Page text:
The key ingredient in a water based remover is a non-ionic surfactant. You'll remember from the surfactants posts there are four types of surfactants...For our lathery, foamy products, we want to use anionic (negatively charged) and amphoteric (positive or negative depending upon the environment). For non-foamy products, we want to use non-ionic (not charged) surfactants, known as emulsifiers.
What are emulsifiers? (I've got a huge post coming up on this topic, but let's summarize here). Water and oil don't mix. Water is polar, oil non-polar, so they repel each other. If we add an emulsifier, we make water and oil like each other and mix together. An emulsifier has a water-loving head and an oil-loving tail, and if each end holds on to the right molecule, your oil and water will live in harmony together.
So what does this have to do with water based make-up removers? I've been referencing "water soluble oils" in the last few posts. What are those? They are what the name implies - these are oils that can mix with water instead of repelling it. You could get water soluble olive or shea oil at the Herbarie or water soluble soy oil at Suds & Scents, or you can make your own using a non-ionic emulsifier/surfactant. (As a note, I have both the olive oil and soy oil and love them! But if you can't get these products, you can make your own...)
Polysorbate 20 and polysorbate 80 are very high HLB emulsifiers (more on this in a few days) that mix oil and water together. Poly 20 is best used for fragrance oils in things like surfactant mixtures; poly 80 is better with carrier oils. So I'm going to make my own water soluble oil by using polysorbate 80 and a carrier oil.
3 parts oil of some sort (olive, soy, shea, etc.)
1 part polysorbate 80
Mix together well, then add to your water based system. You may have to increase your polysorbate to a 1:1 ratio depending upon the weight of your oil.
What are the goals of a water-based make-up remover?
Something with glide, something emollient, something cleansing - the water soluble oil
So let's be honest...this really is more about the water soluble oil than it is about the other ingredients. But if you don't like an oil based remover, then you need something else. So we're going to make up a remover that has a few other goodies in it to make your skin feel nice as this is meant to remain on your skin.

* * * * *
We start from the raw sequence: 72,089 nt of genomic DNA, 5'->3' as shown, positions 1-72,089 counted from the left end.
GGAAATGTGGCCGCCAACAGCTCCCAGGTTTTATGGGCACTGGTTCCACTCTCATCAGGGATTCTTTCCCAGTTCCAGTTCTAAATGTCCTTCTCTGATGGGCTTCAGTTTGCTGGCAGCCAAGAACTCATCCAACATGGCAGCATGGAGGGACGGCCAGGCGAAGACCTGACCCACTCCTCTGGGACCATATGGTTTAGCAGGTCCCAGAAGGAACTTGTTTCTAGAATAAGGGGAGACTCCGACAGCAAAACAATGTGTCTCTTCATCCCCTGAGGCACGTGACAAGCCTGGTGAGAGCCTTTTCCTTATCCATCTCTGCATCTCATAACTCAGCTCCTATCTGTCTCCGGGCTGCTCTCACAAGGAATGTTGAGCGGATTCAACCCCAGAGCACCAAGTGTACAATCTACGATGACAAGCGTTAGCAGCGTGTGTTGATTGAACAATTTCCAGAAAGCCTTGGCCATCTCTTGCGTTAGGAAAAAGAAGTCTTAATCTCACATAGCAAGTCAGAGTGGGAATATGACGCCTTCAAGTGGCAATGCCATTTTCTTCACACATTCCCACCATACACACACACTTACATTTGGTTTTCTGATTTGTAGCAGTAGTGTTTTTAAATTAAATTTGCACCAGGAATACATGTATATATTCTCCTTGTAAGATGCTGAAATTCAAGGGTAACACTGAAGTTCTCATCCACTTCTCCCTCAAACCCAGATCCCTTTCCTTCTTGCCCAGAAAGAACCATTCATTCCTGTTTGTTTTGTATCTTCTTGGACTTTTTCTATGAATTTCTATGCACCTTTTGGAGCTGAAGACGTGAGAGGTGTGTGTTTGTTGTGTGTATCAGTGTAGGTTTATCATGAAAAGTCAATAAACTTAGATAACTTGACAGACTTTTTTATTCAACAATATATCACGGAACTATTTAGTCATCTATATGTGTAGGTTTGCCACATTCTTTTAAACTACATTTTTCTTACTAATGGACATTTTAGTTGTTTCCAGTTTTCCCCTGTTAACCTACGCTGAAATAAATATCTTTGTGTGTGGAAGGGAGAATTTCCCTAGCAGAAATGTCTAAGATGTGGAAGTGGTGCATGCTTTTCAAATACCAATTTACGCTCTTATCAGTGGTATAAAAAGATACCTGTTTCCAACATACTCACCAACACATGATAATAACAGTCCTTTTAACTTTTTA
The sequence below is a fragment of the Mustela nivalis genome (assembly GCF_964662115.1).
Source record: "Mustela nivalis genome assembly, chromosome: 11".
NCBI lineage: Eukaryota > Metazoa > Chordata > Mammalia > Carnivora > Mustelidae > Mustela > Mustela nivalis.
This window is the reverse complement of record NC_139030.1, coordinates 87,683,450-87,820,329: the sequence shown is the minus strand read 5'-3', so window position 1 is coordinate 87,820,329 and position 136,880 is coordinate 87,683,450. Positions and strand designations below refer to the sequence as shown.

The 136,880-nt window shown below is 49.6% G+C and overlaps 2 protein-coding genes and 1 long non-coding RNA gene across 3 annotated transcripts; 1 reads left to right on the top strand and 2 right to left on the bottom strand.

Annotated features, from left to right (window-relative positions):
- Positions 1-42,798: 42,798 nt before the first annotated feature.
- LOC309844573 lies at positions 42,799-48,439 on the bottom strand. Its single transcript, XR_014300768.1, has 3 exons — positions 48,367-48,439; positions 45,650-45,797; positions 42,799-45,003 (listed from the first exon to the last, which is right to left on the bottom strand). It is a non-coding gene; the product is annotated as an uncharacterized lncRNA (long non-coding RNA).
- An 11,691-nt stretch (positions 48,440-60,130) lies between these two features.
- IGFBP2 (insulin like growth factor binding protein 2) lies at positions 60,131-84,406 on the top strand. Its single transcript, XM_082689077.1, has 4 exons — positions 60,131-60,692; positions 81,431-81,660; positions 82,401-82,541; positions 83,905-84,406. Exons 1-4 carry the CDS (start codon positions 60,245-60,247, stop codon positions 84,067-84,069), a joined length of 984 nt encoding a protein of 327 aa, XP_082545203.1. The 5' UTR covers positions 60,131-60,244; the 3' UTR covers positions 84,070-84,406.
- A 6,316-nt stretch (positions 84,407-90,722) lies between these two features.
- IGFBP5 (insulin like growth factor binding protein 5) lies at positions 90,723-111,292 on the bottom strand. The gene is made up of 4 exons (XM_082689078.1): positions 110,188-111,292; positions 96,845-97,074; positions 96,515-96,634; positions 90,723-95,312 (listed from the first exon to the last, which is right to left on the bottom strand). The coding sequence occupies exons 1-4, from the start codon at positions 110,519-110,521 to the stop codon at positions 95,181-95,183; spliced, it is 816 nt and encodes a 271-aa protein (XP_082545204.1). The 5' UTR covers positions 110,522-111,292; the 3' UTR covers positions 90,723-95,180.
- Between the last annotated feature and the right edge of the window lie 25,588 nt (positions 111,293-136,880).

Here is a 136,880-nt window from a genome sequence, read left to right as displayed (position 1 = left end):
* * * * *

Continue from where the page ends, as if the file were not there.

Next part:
What do we want in our make-up remover?
- Water soluble oil - this is the backbone of this recipe. 10 to 20% or so. The higher the oil amount or the heavier the oil, the higher the oiliness will be, so choose according to your desired oil level.
- Water or hydrosol - lavender and aloe are both lovely for soothing, so let's add that at 70 to 80%
- Preservative - as this is water based, you'll need 0.5% (Germall Plus) to 1% (Germaben II)
- Protein - this is will add extra conditioning, so we'll put in 2%
- Panthenol - never a bad thing to add, so let's include 2%
- Humectants - if you are using olive oil, you have a humectant in here. And the protein acts as a humectant. If you wanted to include glycerin (2%) or propylene glycol (2%) or sodium lactate (2%), that wouldn't be a bad thing.
WATER BASED MAKE-UP REMOVER
15% water soluble oil
78% water, aloe vera, or hydrosol of choice
2% humectant of choice - sodium lactate, propylene glycol, glycerin
2% hydrolyzed protein (oat, soy, wheat, silk, etc.)
0.5% to 1% preservative
(For a 100 gram batch of make-up remover, to create you own water soluble oil make up a batch of 12 grams oil to 4 grams polysorbate 80. Mix well. If it looks emulsified, then add that to your mix. If it doesn't look emulsified, add more polysorbate 80 up to 12 grams - a little at a time. Keep a record of what oil you used and how much emulsifier you used! Now add 15 grams to a 100 gram batch.)
Heat and hold your water (aloe or hydrosol) and humectant in a heat proof container in a double boiler until the temperature reaches 70C. In a separate container, weigh out your water soluble oils and heat until the temperature reaches 70C. Mix together the two containers, then when the temperature reaches 45C or lower, add your protein, panthenol, and preservative. Let cool. Bottle, and use.
As a note, you could make this recipe cold without any heating, but I am always worried about preservation when I use water or hydrosols, so I'm suggesting doing this warm!
(If you'd like another recipe...May I suggest this great recipe I found at the Herbarie called the Fruit & Flowers Make-up Remover. If you have these ingredients, make this recipe. You will love it!)